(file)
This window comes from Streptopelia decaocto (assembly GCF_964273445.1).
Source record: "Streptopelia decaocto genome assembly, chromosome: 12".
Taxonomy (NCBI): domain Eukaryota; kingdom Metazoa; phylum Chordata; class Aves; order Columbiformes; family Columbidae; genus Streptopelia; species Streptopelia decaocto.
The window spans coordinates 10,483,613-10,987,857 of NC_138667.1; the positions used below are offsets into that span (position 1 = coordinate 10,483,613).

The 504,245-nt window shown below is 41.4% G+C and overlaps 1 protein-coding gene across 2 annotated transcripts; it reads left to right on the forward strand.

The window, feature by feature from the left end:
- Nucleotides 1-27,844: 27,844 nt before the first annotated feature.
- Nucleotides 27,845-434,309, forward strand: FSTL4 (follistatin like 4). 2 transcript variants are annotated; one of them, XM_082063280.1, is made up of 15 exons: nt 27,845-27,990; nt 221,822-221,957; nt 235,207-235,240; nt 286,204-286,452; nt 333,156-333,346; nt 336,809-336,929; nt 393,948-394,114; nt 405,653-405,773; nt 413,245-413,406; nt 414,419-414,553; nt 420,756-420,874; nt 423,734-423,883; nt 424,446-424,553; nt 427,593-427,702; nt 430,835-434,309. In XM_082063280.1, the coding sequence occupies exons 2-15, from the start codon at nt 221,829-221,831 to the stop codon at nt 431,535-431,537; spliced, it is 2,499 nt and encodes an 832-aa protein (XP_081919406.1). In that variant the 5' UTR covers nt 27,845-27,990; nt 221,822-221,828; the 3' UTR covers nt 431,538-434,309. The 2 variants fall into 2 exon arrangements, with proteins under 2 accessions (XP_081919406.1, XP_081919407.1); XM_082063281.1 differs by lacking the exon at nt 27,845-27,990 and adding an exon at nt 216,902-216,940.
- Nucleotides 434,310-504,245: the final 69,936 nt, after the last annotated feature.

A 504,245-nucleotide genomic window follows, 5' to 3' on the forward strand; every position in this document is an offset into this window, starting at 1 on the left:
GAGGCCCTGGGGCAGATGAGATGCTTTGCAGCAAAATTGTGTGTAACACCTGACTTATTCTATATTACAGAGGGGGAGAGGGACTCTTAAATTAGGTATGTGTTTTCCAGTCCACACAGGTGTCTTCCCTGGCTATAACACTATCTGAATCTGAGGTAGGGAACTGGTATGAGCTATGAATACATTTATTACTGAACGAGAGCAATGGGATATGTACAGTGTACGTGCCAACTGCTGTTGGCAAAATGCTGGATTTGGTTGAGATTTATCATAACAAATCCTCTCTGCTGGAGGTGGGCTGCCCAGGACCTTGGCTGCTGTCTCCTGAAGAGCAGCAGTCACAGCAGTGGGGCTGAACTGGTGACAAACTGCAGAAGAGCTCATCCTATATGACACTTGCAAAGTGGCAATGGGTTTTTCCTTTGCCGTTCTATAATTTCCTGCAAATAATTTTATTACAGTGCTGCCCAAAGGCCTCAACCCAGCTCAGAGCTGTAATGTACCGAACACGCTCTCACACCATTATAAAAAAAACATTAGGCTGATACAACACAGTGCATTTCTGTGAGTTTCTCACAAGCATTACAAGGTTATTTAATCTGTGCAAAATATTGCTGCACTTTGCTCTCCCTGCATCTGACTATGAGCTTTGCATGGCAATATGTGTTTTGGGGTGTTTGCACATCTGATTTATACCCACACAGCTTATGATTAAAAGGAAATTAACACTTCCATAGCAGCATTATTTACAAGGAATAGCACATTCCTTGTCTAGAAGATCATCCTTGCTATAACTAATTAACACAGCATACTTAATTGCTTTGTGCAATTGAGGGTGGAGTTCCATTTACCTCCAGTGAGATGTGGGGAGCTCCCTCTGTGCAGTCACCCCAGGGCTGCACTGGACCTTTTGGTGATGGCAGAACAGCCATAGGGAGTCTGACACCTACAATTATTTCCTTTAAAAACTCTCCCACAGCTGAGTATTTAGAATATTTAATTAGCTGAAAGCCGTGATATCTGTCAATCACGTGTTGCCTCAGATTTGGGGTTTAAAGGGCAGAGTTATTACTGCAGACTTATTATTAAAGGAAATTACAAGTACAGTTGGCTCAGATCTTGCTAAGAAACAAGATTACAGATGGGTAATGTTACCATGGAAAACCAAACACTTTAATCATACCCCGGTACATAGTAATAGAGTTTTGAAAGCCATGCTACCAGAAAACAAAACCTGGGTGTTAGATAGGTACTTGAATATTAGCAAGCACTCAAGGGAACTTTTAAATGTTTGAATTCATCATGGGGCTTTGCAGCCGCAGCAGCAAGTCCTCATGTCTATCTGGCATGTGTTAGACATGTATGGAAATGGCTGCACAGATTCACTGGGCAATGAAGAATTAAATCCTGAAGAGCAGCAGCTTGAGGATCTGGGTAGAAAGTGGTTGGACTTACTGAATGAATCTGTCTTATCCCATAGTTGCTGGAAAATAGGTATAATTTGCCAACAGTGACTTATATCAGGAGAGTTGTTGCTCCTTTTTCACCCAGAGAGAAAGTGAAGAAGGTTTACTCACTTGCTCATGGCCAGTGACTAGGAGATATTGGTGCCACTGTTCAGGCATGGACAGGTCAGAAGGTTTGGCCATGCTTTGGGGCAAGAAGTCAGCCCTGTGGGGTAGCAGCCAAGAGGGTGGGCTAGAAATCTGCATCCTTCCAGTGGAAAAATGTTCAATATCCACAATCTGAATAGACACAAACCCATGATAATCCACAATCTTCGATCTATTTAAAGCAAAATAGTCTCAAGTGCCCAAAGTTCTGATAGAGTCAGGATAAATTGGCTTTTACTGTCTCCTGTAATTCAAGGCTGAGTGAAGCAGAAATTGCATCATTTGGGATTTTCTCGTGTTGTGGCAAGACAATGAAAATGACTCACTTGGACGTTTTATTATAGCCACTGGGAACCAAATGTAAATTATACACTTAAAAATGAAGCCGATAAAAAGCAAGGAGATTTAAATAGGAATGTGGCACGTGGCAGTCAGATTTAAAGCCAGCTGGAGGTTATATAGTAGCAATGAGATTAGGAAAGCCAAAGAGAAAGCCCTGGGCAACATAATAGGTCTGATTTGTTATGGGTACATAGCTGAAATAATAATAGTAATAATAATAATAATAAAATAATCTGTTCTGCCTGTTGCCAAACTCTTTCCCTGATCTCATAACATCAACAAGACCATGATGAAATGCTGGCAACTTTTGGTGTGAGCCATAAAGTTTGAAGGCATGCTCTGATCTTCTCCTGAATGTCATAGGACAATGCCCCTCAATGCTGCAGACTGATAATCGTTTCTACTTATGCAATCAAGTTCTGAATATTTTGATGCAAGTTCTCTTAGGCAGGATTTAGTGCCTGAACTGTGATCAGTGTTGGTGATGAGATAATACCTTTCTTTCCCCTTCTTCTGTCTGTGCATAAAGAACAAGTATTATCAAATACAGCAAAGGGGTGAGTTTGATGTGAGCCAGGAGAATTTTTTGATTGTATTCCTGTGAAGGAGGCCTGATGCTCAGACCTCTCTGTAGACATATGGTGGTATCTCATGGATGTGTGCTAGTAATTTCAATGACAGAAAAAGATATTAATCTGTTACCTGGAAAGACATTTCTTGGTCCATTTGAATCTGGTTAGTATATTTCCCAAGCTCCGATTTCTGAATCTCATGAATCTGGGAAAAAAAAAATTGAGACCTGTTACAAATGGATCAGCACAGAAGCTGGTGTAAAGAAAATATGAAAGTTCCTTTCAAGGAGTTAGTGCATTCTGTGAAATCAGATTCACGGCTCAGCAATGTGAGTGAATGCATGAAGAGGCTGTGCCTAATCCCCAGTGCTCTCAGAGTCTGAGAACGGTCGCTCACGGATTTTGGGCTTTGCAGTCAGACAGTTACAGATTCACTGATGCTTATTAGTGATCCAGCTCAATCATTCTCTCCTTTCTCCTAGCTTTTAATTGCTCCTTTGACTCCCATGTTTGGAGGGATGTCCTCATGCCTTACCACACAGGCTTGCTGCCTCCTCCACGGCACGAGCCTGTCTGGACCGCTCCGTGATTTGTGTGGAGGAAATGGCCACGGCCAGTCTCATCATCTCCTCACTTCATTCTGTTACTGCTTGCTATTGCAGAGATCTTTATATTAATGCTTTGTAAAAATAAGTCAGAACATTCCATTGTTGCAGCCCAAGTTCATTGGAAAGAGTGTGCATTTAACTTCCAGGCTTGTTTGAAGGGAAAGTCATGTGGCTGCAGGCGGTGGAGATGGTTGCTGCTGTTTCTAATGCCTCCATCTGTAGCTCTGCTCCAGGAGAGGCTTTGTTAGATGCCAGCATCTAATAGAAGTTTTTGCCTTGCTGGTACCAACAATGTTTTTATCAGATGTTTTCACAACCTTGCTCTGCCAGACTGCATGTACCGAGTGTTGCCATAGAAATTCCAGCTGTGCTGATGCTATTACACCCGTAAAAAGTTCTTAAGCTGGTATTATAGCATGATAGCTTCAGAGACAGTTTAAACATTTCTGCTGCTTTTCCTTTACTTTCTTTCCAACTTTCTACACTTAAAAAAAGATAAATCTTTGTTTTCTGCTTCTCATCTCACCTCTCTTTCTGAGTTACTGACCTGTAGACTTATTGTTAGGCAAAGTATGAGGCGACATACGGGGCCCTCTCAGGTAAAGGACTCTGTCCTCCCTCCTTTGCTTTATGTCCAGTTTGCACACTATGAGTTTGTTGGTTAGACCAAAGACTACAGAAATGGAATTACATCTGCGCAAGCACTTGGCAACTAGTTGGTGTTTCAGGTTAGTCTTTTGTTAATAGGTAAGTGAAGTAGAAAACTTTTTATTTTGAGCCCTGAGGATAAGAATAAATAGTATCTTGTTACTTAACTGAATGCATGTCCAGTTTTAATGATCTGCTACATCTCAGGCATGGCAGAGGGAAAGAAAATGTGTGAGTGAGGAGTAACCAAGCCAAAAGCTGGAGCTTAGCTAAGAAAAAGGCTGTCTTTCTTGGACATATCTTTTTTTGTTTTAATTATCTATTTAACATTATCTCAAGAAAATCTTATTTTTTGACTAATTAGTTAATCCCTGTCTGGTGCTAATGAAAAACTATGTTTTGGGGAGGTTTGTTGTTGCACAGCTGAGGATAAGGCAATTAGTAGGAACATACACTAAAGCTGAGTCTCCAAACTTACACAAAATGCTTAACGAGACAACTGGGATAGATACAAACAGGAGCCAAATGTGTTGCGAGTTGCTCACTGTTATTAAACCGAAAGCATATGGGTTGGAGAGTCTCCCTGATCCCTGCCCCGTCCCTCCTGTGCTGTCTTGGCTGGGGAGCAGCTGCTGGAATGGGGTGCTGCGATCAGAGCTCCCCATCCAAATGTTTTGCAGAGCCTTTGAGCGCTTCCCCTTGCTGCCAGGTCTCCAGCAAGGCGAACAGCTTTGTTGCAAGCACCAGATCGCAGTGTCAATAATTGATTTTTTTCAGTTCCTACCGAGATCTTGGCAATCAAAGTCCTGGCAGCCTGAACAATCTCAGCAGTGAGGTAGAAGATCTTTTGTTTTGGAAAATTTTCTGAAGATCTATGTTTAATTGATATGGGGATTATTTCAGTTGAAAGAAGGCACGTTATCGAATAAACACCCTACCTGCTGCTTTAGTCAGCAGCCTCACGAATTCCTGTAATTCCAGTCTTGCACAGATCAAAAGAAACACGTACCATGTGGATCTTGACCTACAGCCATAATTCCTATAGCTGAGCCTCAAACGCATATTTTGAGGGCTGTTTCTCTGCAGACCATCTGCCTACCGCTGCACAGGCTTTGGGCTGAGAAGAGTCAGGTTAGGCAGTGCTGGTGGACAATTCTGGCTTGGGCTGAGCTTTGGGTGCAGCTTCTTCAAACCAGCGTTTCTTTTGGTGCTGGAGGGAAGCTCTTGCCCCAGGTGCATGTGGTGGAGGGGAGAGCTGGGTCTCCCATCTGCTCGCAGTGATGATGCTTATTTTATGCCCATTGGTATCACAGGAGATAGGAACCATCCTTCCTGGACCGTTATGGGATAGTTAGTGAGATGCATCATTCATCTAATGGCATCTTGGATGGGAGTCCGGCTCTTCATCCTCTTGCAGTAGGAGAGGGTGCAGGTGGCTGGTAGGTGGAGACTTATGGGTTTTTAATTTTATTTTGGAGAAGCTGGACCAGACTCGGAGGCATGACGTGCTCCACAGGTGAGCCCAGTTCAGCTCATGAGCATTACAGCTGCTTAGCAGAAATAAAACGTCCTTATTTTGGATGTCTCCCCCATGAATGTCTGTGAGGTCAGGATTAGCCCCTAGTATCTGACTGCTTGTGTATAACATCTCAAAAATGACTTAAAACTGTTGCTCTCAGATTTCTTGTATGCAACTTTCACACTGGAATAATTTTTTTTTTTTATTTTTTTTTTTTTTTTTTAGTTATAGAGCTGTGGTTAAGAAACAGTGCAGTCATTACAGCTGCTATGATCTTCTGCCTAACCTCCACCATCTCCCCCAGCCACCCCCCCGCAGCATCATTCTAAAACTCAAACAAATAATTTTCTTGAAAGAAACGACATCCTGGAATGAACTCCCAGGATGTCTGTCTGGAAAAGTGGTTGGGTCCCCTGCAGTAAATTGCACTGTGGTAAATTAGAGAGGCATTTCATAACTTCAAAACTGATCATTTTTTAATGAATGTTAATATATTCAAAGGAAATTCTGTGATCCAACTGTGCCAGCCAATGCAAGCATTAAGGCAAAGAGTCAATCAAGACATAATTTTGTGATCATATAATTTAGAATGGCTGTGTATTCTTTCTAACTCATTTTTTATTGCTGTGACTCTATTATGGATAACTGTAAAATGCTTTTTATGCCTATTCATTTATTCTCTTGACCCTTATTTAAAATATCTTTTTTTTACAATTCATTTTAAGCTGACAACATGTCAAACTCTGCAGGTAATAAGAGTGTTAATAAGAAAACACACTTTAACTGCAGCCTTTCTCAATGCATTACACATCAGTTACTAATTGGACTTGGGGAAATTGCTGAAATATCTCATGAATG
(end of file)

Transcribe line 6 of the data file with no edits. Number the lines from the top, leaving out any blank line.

The window, feature by feature from the left end: